Year
    2014
    University/Institution
    Columbia University
    Fellowship/Grant
    International Dissertation Research Fellowship (IDRF)
    Fellows & Grantees
  • Agnes Sohn

    Urban-to-rural youth migration in South Korea: Youth cultural production at the periphery

    Year
    2015
    University/Institution
    University of Illinois at Urbana-Champaign
    Fellowship/Grant
    Korean Studies Dissertation Workshop
    Fellows & Grantees
  • Ahilan Arasaratnam Kadirgamar

    Reconstruction and Dispossession: Landed Relations in Post-war Sri Lanka
    In May 2009, a three decade long civil war came to an end in Sri Lanka. Its war-torn areas are now under reconstruction; a process led by state infrastructure development. While the livelihoods of rural people of Jaffna, the war-torn, predominantly Tamil district in northern Sri Lanka, are mainly from agriculture, foreign remittances and the state sector also contribute to their household incomes. How is reconstruction shaping their relations to agriculture as a livelihood and land as a productive asset? What are the changes to labor, and how is that impacting class differentiation and caste stratification? This study will use both quantitative and qualitative approaches to analyze the sustainability of rural livelihoods in Jaffna. Through an analysis of rural livelihoods in war-torn Sri Lanka, it will address the dispossession of the peasantry, common to so many places in the global South going through armed conflicts, migration and rapid global integration.

    Year
    2012
    University/Institution
    City University of New York Graduate Center
    Fellowship/Grant
    International Dissertation Research Fellowship (IDRF)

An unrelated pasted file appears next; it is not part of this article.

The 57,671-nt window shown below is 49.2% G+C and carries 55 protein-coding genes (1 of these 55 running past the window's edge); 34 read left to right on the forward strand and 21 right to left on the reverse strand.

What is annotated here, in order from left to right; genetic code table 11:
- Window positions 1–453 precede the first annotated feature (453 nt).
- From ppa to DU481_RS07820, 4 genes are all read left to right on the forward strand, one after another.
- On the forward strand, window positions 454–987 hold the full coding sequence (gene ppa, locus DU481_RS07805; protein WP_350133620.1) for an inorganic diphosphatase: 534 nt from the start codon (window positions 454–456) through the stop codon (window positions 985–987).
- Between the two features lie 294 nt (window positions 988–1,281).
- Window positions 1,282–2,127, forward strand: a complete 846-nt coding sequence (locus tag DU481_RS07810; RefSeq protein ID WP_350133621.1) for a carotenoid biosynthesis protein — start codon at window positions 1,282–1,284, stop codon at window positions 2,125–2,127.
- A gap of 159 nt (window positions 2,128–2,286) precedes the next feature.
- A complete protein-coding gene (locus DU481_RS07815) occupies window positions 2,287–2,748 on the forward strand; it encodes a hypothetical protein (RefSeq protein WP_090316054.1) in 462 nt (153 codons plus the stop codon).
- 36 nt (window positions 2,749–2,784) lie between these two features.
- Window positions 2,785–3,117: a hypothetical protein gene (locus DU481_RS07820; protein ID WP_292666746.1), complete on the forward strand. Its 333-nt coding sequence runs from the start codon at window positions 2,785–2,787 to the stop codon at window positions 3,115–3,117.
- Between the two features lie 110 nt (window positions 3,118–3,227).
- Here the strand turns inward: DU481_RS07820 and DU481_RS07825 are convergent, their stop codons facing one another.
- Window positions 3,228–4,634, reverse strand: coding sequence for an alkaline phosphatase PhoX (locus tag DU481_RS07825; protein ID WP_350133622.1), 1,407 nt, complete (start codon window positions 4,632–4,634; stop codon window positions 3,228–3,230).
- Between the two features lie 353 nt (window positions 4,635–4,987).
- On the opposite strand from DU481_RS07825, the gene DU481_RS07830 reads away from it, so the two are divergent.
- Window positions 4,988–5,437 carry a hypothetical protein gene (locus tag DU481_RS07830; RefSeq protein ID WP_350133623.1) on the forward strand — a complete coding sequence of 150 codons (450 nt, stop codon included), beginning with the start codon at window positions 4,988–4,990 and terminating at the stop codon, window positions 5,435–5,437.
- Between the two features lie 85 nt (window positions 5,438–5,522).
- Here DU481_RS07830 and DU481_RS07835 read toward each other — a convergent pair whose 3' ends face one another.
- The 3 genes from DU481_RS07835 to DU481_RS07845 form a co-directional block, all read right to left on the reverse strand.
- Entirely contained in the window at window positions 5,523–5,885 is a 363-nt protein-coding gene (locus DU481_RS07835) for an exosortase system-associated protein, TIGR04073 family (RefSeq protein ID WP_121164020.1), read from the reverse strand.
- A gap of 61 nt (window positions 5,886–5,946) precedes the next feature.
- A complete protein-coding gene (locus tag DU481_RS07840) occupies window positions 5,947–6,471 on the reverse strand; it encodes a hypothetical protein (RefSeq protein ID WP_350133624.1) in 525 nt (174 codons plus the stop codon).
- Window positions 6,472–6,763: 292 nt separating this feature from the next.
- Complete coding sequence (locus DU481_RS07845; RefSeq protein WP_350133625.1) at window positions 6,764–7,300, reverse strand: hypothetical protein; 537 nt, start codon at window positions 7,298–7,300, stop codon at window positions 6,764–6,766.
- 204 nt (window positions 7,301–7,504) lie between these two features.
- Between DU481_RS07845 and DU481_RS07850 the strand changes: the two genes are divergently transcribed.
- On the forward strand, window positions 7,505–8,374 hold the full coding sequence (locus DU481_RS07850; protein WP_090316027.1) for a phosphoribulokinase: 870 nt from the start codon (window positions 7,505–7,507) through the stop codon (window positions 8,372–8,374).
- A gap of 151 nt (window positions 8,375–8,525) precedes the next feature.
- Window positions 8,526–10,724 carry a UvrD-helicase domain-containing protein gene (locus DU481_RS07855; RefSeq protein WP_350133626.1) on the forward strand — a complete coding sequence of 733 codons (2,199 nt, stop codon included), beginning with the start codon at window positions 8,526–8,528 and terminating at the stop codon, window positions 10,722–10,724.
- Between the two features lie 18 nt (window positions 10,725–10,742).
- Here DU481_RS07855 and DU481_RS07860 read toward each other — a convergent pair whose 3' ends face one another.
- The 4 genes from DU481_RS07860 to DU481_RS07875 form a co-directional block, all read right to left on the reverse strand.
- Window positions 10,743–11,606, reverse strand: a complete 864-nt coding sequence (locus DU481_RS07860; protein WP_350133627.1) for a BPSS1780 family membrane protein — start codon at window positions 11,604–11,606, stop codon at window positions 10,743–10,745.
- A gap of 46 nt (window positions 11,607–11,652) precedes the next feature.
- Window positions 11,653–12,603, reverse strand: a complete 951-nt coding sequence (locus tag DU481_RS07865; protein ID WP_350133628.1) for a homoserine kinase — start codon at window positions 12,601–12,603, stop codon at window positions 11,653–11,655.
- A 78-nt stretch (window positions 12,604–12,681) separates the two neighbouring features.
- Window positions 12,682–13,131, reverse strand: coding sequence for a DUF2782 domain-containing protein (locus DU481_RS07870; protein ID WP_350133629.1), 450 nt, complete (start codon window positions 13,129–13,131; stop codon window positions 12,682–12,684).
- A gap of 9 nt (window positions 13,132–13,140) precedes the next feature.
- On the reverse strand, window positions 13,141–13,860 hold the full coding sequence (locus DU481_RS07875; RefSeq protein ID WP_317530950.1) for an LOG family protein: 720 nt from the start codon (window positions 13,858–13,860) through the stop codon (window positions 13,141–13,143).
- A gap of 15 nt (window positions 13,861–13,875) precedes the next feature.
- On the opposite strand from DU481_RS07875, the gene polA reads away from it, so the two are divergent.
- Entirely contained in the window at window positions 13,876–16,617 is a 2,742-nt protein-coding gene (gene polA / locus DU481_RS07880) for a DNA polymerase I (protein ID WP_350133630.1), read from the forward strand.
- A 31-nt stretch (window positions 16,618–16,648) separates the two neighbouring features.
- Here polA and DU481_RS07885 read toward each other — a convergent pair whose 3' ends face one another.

Fellows & Grantees
  • Ahilan Arasaratnam Kadirgamar

    Reconstruction and Dispossession: Landed Relations in Post-war Sri Lanka

    Year
    2014
    University/Institution
    City University of New York Graduate Center
    Fellowship/Grant
    AAS-SSRC Dissertation Workshop Series
    Fellows & Grantees
  • Ahmad Amara

    Echoes of Legal Pasts: Landed Property Relations in the Negev, 1858-1948
    My dissertation research aims to explore the interplay of geography and law in a relational way in the Negev, now part of Israel, under two different regimes: the late Ottoman, since the enactment of the Ottoman Land Code (1858-1917), and the British Mandatory (1917-1948). Looking at both the social and the material dimensions of geography and law, this project examines the frequent reconfigurations of land relations in the Negev over the century preceding 1948 and how land rights were defined and reshaped within a unique legal order that evolved through the dynamic interaction of state law and tribal customary law. This dynamic relationship was influenced by fluctuating notions of modernization, sovereignty, authority, as well as ongoing capitalist development, all of which impacted the land regime and had significant social repercussions. Focusing on this region's Bedouin-Arab population, my project draws on Ottoman, British, and Israeli archives, personal papers and interviews, to explore the system and evolution of landed property relations, in the context of a broader analysis of state-society relationships. My dissertation will examine how the shifting understandings and categorizations of specific legal, spatial, and social realities by governmental and social actors (including courts, judges, regional governors, tax and land registry staff, inhabitants, and local leaders) shaped the geographic and legal order in the Negev. My project's focus on land relations in the Negev since 1858 provides an excellent angle from which to investigate the legal orders of imperial, colonial, and post colonial regimes in this particular region, and challenges the neat distinctions often drawn between each political order. Further, the research challenges scholarly tendency to treat the legal history of modern Palestine as if each regime brought with it an entirely distinct legal system.

    Year
    2013
    University/Institution
    New York University
    Fellowship/Grant
    International Dissertation Research Fellowship (IDRF)
    Fellows & Grantees
  • Ahmed Ali Ibrahim

    Authoritative Scriptural Interpreters: An Anthropology of Islam